Isaac Florentine’s first feature DESERT KICKBOXER is not a remake of KICKBOXER that takes place in a more arid climate. It’s also not DESSERT KICKBOXER. That would be weird, and I’m not sure what it would be about. No, this one is just a story about a kickboxer who lives in the desert. Actually I doubt he even considers himself a kickboxer anymore. In a hazy, dreamlike prologue he kills a man in the ring. If this was KICKBOXER he’d be the bad guy, and his dead opponent’s brother would come after him for revenge. Since it’s not, he feels bad about it and is a loner living in his deceased father’s trailer in the middle of nowhere.
His name is Hawk, and I bet you can guess what that means. Yep, he’s that archetype “The Half Breed,” like Billy Jack, or Elvis in FLAMING STAR, or Bronson in CHINO, or the Daywalker. He has all of the white man’s strengths, none of his weaknesses. But he never quite fits in either world. He’s never fully accepted on the reservation, probly called racist slurs by some white people, impressive to others because of his exotic wisdom. And as far as I know the actor playing him is a white guy. He’s John Haymes Newton, best known for playing Superboy in the late ’80s TV series of the same name.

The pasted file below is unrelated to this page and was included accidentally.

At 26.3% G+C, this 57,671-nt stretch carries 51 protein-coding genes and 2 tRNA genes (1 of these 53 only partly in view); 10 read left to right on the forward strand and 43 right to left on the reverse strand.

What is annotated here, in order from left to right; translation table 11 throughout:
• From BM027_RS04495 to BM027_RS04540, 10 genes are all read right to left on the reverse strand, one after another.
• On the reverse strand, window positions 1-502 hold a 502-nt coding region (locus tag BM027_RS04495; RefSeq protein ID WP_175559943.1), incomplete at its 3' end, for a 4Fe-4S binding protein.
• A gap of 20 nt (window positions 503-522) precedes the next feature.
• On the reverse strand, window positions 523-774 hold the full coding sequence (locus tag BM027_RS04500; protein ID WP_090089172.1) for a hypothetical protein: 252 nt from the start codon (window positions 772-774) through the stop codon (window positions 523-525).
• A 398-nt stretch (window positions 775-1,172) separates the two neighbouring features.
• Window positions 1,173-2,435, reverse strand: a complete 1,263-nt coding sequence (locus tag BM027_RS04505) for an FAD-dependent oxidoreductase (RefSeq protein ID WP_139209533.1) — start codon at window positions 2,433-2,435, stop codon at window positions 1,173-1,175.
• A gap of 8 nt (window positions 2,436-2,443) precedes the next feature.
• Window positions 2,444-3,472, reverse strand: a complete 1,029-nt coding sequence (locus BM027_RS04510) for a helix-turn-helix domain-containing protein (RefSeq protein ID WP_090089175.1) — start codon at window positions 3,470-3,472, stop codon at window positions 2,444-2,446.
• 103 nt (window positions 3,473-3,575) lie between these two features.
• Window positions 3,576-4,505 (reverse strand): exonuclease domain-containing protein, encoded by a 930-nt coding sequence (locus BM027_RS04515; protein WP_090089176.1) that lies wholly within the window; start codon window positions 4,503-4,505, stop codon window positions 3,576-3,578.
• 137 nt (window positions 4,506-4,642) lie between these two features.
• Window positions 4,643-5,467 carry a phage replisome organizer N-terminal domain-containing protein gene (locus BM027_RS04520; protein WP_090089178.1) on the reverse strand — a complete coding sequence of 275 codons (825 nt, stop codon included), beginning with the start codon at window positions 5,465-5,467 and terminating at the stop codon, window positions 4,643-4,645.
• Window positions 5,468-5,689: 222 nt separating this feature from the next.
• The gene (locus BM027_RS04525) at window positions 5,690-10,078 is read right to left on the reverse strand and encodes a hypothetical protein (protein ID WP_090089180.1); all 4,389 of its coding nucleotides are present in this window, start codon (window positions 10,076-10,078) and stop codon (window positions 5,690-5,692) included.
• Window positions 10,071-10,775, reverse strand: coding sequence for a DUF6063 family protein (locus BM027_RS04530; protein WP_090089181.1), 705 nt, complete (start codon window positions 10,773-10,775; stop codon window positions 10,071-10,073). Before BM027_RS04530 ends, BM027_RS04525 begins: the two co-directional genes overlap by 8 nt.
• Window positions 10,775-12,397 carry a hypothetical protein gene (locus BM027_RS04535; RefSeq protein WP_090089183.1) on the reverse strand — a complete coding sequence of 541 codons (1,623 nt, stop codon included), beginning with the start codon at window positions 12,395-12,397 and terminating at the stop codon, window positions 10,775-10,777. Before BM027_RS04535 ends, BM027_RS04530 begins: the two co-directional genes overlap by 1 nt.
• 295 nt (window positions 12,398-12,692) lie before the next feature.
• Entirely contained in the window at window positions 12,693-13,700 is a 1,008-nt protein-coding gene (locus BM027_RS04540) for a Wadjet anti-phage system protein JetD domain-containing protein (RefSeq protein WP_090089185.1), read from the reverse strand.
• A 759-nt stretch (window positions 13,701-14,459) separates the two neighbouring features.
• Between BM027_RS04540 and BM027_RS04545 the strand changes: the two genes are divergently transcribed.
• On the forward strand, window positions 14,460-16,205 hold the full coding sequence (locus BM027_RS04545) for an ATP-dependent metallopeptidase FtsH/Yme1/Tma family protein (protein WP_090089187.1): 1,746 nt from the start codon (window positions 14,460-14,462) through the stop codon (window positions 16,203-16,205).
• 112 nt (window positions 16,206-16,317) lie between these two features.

When we first meet Hawk he’s some sort of deputized border guard badass beating up drug smugglers, but he’s pissed when he finds out it’s just pot they’re smuggling, and tells the sheriff – an old colleague of his dad, of course – that he’s not doing this shit anymore. Pretty progressive.
The guy he really wants to take out is Santos (Paul L. Smith, RED SONJA, Bluto from POPEYE), a cocaine kingpin who you know is big time because he wears a white suit and walks with a cane. The opportunity comes when Hawk reluctantly agrees to go after two of Santos’s employees. He arrests them before realizing it’s a set up, this is actually a whistleblower and her brother that the sheriff and Santos are trying to kill. And then Hawk’s car breaks down in the middle of the desert, so he becomes their guide and protector (and yes, fucks the girl [sex spoiler]).
Somehow I missed at first that the brother is mentally challenged. This is why he gets away with talking to Hawk about all the cool Indian warrior shit he saw on a TV documentary. Clever way to get the exposition out, though in my opinion it is not one of the better acting performances I have seen.
This takes place in the modern world but they’re far enough away from human civilization that it’s basically a western or post-apocalypse type situation. At one point a Christian-preacher-themed outlaw rapist and his gang try to have their way with the lady. I’m unclear why Hawk is gone. Maybe he had to go find a good rock to shit behind, I don’t know. But he is gone until it’s time to come rescue them.